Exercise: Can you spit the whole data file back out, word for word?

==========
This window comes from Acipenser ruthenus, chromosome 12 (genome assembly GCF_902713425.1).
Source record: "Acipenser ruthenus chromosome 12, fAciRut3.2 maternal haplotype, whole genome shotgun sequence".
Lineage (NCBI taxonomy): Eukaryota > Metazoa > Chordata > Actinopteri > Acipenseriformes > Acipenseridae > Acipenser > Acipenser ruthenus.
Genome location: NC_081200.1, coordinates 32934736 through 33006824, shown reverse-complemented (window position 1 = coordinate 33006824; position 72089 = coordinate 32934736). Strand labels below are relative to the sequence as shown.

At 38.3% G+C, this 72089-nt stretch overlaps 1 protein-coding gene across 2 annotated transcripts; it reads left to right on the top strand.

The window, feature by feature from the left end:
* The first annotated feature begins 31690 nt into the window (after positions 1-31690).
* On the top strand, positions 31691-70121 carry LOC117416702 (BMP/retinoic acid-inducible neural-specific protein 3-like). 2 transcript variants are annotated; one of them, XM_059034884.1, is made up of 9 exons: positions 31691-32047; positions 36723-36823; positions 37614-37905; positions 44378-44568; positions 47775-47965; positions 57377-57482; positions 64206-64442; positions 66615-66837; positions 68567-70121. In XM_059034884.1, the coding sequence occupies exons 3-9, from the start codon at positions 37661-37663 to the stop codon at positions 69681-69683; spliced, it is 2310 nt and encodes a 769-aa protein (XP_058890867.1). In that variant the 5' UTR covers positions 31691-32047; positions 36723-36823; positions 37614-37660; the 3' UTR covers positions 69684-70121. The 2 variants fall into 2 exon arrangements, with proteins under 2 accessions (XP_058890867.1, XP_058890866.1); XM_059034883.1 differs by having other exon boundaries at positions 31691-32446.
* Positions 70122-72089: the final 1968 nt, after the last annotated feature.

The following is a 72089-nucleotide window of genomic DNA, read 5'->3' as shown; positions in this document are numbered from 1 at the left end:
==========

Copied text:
This window comes from Acipenser ruthenus, chromosome 12 (genome assembly GCF_902713425.1).
Source record: "Acipenser ruthenus chromosome 12, fAciRut3.2 maternal haplotype, whole genome shotgun sequence".
Lineage (NCBI taxonomy): Eukaryota > Metazoa > Chordata > Actinopteri > Acipenseriformes > Acipenseridae > Acipenser > Acipenser ruthenus.
Genome location: NC_081200.1, coordinates 32934736 through 33006824, shown reverse-complemented (window position 1 = coordinate 33006824; position 72089 = coordinate 32934736). Strand labels below are relative to the sequence as shown.

At 38.3% G+C, this 72089-nt stretch overlaps 1 protein-coding gene across 2 annotated transcripts; it reads left to right on the top strand.

The window, feature by feature from the left end:
* The first annotated feature begins 31690 nt into the window (after positions 1-31690).
* On the top strand, positions 31691-70121 carry LOC117416702 (BMP/retinoic acid-inducible neural-specific protein 3-like). 2 transcript variants are annotated; one of them, XM_059034884.1, is made up of 9 exons: positions 31691-32047; positions 36723-36823; positions 37614-37905; positions 44378-44568; positions 47775-47965; positions 57377-57482; positions 64206-64442; positions 66615-66837; positions 68567-70121. In XM_059034884.1, the coding sequence occupies exons 3-9, from the start codon at positions 37661-37663 to the stop codon at positions 69681-69683; spliced, it is 2310 nt and encodes a 769-aa protein (XP_058890867.1). In that variant the 5' UTR covers positions 31691-32047; positions 36723-36823; positions 37614-37660; the 3' UTR covers positions 69684-70121. The 2 variants fall into 2 exon arrangements, with proteins under 2 accessions (XP_058890867.1, XP_058890866.1); XM_059034883.1 differs by having other exon boundaries at positions 31691-32446.
* Positions 70122-72089: the final 1968 nt, after the last annotated feature.

The following is a 72089-nucleotide window of genomic DNA, read 5'->3' as shown; positions in this document are numbered from 1 at the left end: